In the vein of “awful people who became awful because they suffered childhood trauma” family drama movies, this one is not half bad. That’s mainly due to Adam Scott, who is one of the more versatile and under-appreciated actors working today. Scott plays the damaged, stuck in the hometown older brother who picks up his younger brother and the brother’s girlfriend from college and proceeds to fall in love with the latter. Scott is a depressive, an alternately cruel and then apologetic anti-hero, who maligns the girlfriend as a whore who will hurt his naive little brother. The problem is that she succumbs to his damaged entreaties, thus partially cementing his earlier uncharitable appraisal.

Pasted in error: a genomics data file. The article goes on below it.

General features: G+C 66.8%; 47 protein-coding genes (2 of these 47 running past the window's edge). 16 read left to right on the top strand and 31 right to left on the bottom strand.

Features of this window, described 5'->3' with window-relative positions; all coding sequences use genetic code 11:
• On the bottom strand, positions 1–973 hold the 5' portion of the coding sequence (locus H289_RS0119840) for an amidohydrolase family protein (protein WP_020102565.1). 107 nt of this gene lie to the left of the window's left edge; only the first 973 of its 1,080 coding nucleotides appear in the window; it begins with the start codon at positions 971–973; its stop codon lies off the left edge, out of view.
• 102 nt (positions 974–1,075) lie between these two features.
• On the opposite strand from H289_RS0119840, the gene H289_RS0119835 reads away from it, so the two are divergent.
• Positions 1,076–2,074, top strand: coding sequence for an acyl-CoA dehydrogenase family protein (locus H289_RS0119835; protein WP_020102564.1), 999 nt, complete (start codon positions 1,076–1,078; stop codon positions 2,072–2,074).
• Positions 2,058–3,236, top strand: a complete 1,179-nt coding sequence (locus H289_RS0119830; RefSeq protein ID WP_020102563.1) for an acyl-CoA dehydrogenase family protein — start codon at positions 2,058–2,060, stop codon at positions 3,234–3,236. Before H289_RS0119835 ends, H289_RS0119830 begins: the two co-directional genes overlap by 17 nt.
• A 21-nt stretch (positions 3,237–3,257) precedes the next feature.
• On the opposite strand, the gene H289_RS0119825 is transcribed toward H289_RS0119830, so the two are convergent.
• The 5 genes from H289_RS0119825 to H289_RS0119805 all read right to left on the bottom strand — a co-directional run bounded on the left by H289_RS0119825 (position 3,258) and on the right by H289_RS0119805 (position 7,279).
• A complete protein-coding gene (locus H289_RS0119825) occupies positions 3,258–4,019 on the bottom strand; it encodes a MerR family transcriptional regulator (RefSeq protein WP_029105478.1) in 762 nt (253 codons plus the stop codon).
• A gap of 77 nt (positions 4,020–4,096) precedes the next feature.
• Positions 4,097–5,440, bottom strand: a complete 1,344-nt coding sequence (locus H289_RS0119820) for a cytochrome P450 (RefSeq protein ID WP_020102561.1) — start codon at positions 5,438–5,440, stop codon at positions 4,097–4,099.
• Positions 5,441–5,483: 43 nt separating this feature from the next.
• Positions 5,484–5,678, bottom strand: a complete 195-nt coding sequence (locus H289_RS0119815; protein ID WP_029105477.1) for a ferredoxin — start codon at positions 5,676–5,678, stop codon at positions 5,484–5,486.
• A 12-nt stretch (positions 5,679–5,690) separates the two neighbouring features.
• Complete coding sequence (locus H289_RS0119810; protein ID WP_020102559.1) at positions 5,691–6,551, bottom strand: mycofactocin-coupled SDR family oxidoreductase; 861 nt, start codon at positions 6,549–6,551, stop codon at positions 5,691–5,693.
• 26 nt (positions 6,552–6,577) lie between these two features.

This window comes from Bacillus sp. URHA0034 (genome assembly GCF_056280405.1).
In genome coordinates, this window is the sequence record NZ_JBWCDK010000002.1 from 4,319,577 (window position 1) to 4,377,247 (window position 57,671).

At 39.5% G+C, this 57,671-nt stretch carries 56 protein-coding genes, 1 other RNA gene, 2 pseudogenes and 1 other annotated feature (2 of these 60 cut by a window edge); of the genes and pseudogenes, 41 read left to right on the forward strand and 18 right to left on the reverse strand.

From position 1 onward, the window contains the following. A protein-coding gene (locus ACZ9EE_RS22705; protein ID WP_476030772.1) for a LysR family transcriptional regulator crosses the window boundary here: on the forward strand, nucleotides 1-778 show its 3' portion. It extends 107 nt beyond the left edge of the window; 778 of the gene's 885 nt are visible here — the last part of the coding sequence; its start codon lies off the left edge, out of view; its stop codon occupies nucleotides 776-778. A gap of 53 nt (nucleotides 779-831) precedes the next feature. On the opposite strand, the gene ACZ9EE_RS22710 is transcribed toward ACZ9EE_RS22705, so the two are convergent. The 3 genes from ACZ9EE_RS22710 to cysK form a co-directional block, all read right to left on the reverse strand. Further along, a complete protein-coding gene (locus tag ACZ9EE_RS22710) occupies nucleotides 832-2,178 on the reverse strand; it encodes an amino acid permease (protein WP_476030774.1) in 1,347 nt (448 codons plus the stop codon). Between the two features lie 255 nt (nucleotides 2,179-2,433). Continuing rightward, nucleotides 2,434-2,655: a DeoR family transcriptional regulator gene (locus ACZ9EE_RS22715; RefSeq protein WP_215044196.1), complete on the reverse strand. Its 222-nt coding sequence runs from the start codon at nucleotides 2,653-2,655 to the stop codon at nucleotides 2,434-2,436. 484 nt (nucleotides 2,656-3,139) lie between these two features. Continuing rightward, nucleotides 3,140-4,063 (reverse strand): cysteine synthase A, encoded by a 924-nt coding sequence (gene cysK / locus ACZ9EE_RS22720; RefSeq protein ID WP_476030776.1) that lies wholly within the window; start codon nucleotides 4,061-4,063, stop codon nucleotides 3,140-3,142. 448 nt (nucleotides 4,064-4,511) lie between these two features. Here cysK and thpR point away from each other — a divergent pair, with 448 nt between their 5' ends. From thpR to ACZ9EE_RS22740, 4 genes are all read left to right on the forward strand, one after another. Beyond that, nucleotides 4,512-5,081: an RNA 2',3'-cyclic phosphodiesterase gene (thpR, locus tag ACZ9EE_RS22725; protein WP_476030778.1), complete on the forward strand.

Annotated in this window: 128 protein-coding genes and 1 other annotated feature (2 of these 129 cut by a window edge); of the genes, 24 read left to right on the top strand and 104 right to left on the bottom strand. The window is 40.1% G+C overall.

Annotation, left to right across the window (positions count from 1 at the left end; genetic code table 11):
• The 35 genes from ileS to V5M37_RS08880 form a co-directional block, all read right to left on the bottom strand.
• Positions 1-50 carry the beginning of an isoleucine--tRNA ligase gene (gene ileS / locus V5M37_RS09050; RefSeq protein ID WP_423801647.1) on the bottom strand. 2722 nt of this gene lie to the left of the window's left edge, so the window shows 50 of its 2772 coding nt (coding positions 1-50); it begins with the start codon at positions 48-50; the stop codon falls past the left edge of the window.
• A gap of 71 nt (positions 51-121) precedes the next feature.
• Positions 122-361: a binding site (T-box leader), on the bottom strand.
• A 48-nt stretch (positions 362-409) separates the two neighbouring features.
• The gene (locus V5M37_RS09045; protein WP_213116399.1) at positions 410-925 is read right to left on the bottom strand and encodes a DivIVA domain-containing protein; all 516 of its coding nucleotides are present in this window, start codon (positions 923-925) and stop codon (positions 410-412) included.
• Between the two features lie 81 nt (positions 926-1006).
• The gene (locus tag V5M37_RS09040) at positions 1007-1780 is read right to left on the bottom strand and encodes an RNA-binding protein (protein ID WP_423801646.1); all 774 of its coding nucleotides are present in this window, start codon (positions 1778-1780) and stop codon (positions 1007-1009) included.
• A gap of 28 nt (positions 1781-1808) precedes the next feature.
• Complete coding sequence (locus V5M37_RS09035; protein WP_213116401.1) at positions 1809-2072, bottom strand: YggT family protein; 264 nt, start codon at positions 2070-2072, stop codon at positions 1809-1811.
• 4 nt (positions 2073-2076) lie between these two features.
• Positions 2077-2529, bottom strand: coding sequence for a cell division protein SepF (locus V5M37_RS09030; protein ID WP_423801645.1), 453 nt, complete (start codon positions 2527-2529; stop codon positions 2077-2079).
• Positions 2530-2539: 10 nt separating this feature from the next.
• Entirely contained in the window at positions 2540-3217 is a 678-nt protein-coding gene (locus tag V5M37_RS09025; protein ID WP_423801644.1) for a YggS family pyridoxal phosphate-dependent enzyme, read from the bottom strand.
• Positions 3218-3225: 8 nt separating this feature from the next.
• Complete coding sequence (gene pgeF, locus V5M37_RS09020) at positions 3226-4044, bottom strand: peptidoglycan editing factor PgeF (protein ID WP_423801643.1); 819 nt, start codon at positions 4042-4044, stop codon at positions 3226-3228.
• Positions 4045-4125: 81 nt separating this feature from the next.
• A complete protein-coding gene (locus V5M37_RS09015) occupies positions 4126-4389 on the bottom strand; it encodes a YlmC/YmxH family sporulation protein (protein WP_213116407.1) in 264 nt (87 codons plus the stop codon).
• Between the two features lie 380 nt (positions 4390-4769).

There is the obligatory childhood trauma and the big reveal, and it could all be so pat, except for Scott’s ability to communicate real suffering and writer-director Lee Toland Krieger’s insistence on taking these characters seriously instead of using them as charming archetypes to condescend to the audience. More to the credit, there is no wrap-up or deeper understanding. It starts messy and ends up hopeful but still messy, which is commendable.
There are problems. The hometown is overpopulated by distinctive characters, the father (J.K. Simmons) is too seminal to be so underdeveloped and the hipster soundtrack is now so obligatory it borders on self-parody. Still, a worthwhile watch on a rainy Saturday. Thanks, Xmastime.